December 26, 2019
As long as you're taking in some college football bowl action this holiday season, here are some players who could make sense for the Philadelphia Eagles in the 2020 NFL Draft.
I love this guy. To begin, in three season at Louisiana Tech, he has filled up the stat sheet across the board, particularly with a high number of interceptions and pass breakups:
|Amik Robertson||Tackle (TFL)||Sacks||INT-PBU||FF-FR|
It's not often you see a guy with the type of tackle, tackle for loss, and interception combination that Robertson has. At 5'9, 183, Robertson doesn't have ideal size, but he sure as hell doesn't play small.
Most teams will view Robertson as a slot corner at the next level, but I wonder if the Eagles might view him as a safety.
Quarterman is sort of a throwback, in that he's a physical badass, but there are questions whether he can be a "three-down" linebacker in the modern NFL. If this were 20 years ago, Quarterman would probably be a second-round pick. In the pass-happy version of the game today, teams would prefer their linebackers to be capable of covering running backs and tight ends, and there are questions about Quarterman's ability to do so.
That said, there's a lot to like about him. He's often playing harder than anyone on the field, which you like to see in a MIKE backer, and while he can't run sideline to sideline the same way the Cowboys' linebacker tandem does, Quarterman does seem to have at least decent athleticism. Here's a list of Miami's all-time career tackle leaders. If you're over 30 years of age, you'll recognize more than a few of these names:
|Player||Draft position (overall)||Tackles|
|Dan Morgan, 2001||12||532|
|George Mira Jr., 1988||331||490|
|Scott Nicolas, 1982||310||456|
|Micheal Barrow, 1993||47||423|
|Darrin Smith, 1993||54||401|
|Ray Lewis, 1996||26||388|
|Jonathan Vilma. 2004||12||377|
|Rod Carter, 1989||252||361|
|Denzel Perryman, 2015||48||351|
|Shaquille Quarterman, 2020||??||345|
A look at some of Quarterman's 2019 highlights:
The Eagles already have their share of linebackers who are more cover guys than they are enforcers, and Quarterman brings a "2017 version of Nigel Bradham" type of energy to the defense. And oh by the way, Bradham may not be back in 2020.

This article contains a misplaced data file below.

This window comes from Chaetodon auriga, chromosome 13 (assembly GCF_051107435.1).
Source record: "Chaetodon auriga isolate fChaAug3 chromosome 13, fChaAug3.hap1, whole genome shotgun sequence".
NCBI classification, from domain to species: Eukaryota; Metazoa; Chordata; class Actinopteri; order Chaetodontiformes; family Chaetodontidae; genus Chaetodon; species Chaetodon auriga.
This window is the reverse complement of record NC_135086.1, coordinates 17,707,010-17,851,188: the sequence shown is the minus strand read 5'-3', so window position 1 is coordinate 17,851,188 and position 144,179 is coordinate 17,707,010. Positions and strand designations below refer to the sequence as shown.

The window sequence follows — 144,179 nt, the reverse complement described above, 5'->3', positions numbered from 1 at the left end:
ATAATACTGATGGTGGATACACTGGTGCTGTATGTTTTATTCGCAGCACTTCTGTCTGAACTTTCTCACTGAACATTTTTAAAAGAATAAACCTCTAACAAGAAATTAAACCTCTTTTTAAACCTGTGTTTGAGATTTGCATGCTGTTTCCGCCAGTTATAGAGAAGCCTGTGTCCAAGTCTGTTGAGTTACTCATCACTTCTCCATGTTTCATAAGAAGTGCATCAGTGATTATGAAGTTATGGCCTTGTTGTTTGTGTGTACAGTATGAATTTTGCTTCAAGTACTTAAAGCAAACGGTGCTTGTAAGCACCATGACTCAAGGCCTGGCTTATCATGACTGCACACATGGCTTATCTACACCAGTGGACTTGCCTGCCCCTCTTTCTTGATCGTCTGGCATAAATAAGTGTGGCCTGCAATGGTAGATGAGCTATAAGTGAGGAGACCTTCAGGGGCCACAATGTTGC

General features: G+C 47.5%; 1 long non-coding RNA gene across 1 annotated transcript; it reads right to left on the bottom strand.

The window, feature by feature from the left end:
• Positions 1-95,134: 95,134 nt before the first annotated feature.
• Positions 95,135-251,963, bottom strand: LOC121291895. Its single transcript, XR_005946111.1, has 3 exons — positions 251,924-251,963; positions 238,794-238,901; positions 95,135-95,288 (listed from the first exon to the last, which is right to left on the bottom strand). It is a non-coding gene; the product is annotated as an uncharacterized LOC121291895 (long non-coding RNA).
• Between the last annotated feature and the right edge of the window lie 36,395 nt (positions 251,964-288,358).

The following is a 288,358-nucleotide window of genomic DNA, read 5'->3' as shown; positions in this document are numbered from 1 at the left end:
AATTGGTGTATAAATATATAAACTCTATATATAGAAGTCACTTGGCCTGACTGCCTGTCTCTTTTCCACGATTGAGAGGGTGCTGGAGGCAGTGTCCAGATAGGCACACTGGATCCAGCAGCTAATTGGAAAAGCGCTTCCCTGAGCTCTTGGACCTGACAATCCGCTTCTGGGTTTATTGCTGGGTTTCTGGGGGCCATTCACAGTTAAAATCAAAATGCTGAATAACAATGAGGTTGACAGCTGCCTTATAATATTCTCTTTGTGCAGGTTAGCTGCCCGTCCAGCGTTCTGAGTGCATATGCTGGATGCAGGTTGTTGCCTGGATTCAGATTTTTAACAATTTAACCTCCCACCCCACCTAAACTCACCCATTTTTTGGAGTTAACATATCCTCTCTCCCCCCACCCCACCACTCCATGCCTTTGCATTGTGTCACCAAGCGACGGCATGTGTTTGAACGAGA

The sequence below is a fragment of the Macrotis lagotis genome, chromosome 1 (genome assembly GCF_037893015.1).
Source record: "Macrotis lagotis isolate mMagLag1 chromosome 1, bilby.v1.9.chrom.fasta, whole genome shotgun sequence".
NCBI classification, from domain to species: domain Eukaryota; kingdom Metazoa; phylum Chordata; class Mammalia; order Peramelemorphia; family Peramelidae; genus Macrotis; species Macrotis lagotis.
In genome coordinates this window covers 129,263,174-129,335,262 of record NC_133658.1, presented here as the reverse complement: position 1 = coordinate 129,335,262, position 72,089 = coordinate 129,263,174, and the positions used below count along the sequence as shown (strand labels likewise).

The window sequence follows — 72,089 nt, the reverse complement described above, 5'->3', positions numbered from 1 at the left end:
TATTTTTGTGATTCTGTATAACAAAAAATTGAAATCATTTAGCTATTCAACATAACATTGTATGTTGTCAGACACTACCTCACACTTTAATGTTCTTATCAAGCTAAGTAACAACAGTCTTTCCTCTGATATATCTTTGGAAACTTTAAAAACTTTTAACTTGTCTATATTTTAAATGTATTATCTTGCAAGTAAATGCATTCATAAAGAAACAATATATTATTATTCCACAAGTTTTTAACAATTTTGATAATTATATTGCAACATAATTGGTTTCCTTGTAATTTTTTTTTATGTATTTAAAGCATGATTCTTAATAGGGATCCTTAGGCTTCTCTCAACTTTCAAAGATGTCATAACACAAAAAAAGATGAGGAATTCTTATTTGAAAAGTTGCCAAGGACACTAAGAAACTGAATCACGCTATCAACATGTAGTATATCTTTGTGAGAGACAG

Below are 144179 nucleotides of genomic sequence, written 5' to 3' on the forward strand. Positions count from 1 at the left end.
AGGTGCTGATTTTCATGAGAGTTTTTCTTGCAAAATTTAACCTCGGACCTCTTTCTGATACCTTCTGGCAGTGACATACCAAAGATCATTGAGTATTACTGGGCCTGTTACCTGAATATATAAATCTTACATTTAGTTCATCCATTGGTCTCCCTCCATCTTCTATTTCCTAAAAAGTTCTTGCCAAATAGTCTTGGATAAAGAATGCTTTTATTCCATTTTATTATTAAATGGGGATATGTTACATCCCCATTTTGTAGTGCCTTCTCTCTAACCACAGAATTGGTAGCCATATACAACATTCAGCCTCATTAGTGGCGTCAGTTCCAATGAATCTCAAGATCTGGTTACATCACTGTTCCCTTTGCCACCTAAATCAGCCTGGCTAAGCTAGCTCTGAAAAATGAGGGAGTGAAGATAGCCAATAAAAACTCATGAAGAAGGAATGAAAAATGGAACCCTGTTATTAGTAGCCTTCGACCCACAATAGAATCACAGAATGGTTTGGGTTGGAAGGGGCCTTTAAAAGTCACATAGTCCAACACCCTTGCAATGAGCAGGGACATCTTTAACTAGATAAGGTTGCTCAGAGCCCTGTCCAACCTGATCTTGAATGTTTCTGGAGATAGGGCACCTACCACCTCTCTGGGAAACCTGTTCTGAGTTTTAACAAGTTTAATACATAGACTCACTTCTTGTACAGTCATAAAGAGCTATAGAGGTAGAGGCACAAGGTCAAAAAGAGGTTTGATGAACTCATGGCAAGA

The bet here is that Jim Schwartz will like Quarterman, and I think the third round would be a reasonable place to take him.
I was made aware of Jackson by a friend of mine who covers the team, who thinks Jackson reminds him quite a bit of Jalen Mills, in that he's an overconfident corner who is excellent in run support (4 FF in 2018), but may have some speed limitations. I don't know what this says about me, but after watching him, I kinda like him.
Assuming Jim Schwartz is still the defensive coordinator this draft season, I'm pretty sure he'll like this guy.
Madubuike is a redshirt junior who has already said he will skip his senior season to declare for the 2020 NFL Draft. He'll also skip this bowl game, but whatever, I'm profiling him anyway.
Madubuike is a penetrating, 1-gap style defensive tackle with 5.5 sacks in each of his last two seasons. In 2018, he added 40 tackles (10.5 for loss), and 3 forced fumbles. In 2019, he had 45 tackles (11.5 for loss), and 1 forced fumble.
The Eagles badly need an infusion of youth in their defensive interior, and Madubuike would be good value in Round 3.
Pittman doesn't fit the burner profile that (I believe) the Eagles need. However, he's not a stiff athletically, and he is a vertical threat who made plenty of plays down the field at USC using his impressive size, hands, and physicality. In 2019, he's third in the nation in receptions (95), sixth in yards (1222), and 13th in TDs (11).
He reminds me a bit of lesser Mike Williams, when he was coming out of Clemson. Williams has developed into a deep threat in the Chargers' offense, despite a lack of great speed.
In addition to his ability as a receiver, (Chip Kelly days warning) Pittman is thought of as an outstanding blocker both in the run game, and down the field after his teammates make catches. His physical nature and willingness to do the dirty work makes him a potential special teams stud early in his career while he develops his game at receiver.
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